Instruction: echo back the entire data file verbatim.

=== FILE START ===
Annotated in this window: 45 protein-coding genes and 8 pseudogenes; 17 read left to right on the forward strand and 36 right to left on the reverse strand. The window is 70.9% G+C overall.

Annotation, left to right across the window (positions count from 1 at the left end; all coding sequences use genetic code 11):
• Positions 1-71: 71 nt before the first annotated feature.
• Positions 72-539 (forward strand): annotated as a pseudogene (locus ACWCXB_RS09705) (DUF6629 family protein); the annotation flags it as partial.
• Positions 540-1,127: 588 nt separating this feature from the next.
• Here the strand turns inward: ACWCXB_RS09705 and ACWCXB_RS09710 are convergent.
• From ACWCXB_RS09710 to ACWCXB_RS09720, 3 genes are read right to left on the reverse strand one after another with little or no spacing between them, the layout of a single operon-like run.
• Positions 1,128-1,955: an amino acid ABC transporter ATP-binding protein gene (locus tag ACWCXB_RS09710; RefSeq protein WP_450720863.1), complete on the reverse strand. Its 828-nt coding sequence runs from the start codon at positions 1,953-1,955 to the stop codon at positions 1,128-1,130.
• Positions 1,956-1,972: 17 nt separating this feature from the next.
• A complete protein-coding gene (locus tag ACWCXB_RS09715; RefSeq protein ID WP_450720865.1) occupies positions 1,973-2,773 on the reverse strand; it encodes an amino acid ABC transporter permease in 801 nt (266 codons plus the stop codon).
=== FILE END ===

Annotated in this window: 45 protein-coding genes and 8 pseudogenes; 17 read left to right on the forward strand and 36 right to left on the reverse strand. The window is 70.9% G+C overall.

Annotation, left to right across the window (positions count from 1 at the left end; all coding sequences use genetic code 11):
• Positions 1-71: 71 nt before the first annotated feature.
• Positions 72-539 (forward strand): annotated as a pseudogene (locus ACWCXB_RS09705) (DUF6629 family protein); the annotation flags it as partial.
• Positions 540-1,127: 588 nt separating this feature from the next.
• Here the strand turns inward: ACWCXB_RS09705 and ACWCXB_RS09710 are convergent.
• From ACWCXB_RS09710 to ACWCXB_RS09720, 3 genes are read right to left on the reverse strand one after another with little or no spacing between them, the layout of a single operon-like run.
• Positions 1,128-1,955: an amino acid ABC transporter ATP-binding protein gene (locus tag ACWCXB_RS09710; RefSeq protein WP_450720863.1), complete on the reverse strand. Its 828-nt coding sequence runs from the start codon at positions 1,953-1,955 to the stop codon at positions 1,128-1,130.
• Positions 1,956-1,972: 17 nt separating this feature from the next.
• A complete protein-coding gene (locus tag ACWCXB_RS09715; RefSeq protein ID WP_450720865.1) occupies positions 1,973-2,773 on the reverse strand; it encodes an amino acid ABC transporter permease in 801 nt (266 codons plus the stop codon).